An early-morning article in the Yorkshire Post caught currency traders off guard today and sent the British pound (GBP) soaring after it revealed comments by Bank of England (BoE) Governor Mark Carney, who said he sees no need for further quantitative easing (QE) at this time. Carney's remarks were actually made yesterday during a business meeting, but made their way to the paper today.
The news, which was released in pre-London trade, jolted GBPUSD nearly 100 points higher amid low-liquidity conditions, but the pair settled down after the initial shock and gave back most of its gains. Although there is little reason to believe that the BoE would engage in further QE given the recent 9-0 vote against it, Carney’s comments nevertheless signaled that he may be changing his ultra-dovish posture given the rapid improvement in UK economic conditions.
Ironically enough, the very latest data points out of UK have shown some slowdown in activity, with retail sales turning negative and the current account deficit growing wider. Therefore, next week could prove crucial to GBPUSD, as the market will get a glimpse of the latest PMI reports, which will help gauge the pace of growth in the manufacturing services and construction sectors. In the meantime, GBPUSD remains contained at the 1.6150 level with downside support at 1.6000.
Rate Cut Rumors from the RBA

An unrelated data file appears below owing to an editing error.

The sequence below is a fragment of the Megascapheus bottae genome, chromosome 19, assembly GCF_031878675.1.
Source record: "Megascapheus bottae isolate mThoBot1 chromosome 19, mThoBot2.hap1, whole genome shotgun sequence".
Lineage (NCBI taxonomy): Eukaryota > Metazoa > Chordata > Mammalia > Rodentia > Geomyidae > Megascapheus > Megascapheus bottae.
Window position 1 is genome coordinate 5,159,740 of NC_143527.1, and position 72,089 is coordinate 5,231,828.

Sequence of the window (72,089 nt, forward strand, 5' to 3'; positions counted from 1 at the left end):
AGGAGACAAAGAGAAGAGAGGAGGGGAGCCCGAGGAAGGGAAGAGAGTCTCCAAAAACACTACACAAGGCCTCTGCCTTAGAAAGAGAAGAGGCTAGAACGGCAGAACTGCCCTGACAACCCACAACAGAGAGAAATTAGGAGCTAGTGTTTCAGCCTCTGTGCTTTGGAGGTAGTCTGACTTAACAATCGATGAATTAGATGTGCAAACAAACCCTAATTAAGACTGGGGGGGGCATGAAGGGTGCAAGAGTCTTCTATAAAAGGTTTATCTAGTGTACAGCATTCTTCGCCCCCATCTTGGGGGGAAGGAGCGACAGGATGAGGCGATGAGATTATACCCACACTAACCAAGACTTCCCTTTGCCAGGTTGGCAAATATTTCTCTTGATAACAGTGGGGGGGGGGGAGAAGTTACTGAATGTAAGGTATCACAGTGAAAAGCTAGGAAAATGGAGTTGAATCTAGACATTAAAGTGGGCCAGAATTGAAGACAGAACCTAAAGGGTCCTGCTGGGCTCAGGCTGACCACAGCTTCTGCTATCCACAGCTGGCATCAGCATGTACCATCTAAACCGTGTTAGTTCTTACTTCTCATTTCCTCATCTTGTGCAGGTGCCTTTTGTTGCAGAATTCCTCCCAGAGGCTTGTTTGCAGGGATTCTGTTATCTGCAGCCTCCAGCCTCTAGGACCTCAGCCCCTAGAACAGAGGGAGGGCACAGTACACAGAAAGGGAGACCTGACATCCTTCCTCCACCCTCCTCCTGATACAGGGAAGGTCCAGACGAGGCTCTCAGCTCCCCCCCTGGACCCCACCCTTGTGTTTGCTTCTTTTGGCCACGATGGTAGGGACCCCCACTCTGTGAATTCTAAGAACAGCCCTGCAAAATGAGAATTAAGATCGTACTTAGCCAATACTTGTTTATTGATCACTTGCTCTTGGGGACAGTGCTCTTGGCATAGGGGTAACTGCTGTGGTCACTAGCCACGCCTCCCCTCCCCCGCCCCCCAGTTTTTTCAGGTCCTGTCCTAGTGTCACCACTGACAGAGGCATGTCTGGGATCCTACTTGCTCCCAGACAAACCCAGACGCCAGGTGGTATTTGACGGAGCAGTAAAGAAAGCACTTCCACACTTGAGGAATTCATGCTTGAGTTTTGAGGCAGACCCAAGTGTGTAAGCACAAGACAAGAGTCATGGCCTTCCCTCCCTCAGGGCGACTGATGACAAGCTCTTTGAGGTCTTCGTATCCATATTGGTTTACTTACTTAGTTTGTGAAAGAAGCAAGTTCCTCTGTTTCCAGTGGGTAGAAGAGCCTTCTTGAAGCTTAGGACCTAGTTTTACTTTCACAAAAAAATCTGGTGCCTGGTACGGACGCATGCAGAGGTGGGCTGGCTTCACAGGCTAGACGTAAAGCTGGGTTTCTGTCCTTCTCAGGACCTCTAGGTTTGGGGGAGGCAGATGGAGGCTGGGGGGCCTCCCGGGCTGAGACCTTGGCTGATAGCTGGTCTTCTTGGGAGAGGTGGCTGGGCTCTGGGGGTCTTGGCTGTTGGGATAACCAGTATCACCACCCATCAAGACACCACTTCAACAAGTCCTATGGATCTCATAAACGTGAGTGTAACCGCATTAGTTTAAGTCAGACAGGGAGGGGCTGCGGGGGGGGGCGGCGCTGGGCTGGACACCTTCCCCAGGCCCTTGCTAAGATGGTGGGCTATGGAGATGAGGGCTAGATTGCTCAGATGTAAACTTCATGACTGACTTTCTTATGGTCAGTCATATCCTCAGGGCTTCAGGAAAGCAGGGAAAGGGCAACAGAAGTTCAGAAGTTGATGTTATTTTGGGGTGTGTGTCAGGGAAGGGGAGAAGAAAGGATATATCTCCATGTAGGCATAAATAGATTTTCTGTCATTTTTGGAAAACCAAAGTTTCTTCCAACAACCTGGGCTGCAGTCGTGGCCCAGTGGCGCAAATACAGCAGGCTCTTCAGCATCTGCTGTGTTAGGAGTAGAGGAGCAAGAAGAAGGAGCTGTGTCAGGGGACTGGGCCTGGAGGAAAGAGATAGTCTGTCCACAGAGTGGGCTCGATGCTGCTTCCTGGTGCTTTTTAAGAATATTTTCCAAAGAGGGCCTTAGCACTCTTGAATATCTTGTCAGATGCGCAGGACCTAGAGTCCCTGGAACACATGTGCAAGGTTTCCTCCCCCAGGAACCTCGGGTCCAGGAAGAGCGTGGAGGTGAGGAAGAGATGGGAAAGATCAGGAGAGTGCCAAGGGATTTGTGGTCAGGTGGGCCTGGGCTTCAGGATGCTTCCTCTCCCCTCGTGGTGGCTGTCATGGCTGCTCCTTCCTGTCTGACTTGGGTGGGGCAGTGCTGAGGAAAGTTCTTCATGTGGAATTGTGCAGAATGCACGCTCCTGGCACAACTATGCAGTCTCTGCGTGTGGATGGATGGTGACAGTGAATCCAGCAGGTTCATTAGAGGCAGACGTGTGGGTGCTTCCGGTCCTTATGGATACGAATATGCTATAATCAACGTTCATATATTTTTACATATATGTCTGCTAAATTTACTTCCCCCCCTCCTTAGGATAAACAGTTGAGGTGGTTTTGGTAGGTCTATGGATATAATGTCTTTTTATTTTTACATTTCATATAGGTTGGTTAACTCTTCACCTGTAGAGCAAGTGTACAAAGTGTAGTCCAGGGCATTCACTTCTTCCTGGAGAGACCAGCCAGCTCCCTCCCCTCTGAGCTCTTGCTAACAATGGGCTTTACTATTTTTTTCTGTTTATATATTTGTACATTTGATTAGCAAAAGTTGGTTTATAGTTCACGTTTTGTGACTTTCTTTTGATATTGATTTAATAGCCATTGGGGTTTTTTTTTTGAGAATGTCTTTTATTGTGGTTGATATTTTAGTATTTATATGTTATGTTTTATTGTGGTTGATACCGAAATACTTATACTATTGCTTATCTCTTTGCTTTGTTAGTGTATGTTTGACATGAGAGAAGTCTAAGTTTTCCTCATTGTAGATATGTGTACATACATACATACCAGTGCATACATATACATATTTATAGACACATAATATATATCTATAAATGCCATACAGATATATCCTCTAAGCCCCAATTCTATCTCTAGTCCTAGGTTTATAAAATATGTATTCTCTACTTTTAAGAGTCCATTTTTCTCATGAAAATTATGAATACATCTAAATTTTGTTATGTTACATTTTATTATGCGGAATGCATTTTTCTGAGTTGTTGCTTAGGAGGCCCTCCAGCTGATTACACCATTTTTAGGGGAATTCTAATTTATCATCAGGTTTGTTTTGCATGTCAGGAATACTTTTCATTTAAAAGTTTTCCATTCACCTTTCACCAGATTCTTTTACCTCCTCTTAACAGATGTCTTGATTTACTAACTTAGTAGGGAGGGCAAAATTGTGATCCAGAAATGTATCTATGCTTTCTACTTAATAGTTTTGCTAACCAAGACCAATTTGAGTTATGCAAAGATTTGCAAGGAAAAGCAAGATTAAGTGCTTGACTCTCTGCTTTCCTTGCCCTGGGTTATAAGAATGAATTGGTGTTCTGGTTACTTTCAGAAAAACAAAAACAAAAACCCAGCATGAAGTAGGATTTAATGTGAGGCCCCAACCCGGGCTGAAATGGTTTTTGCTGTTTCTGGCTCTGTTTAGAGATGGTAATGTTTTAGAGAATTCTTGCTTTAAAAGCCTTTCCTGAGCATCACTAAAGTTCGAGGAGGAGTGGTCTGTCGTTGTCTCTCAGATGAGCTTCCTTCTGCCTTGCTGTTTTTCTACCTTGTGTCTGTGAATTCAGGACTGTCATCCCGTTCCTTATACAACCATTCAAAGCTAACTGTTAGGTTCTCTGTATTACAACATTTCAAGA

Elsewhere, the Australian dollar (AUD) drifted lower, with AUDUSD dropping to session lows at .9320 as rumors circulated about a possible rate cut at next week’s Reserve Bank of Australia (RBA) meeting.
Although Australian data has been almost uniformly negative this month, with retail sales, the current account, and employment reports all missing their mark, the RBA has remained steadfastly neutral so far. However, with the Federal Reserve delaying tapering of asset purchases, the Aussie has appreciated by nearly 500 points this month, much to the chagrin of the RBA. Therefore, the central bank may indeed decide to cut rates next Tuesday in order to stem the rise in the exchange rate and stimulate anemic economic growth down under.
Consumer Jitters Could Weigh on Dollar
In North America today, only second-tier economic data in the form of personal spending and income reports, as well as the second revision to the University of Michigan consumer confidence data. Given the harsh rhetoric out of Washington, it is likely that consumer sentiment has deteriorated, and that could put fresh pressure on USDJPY, with the pair possibly testing the 98.50 level as the day progresses.
By Boris Schlossberg of BK Asset Management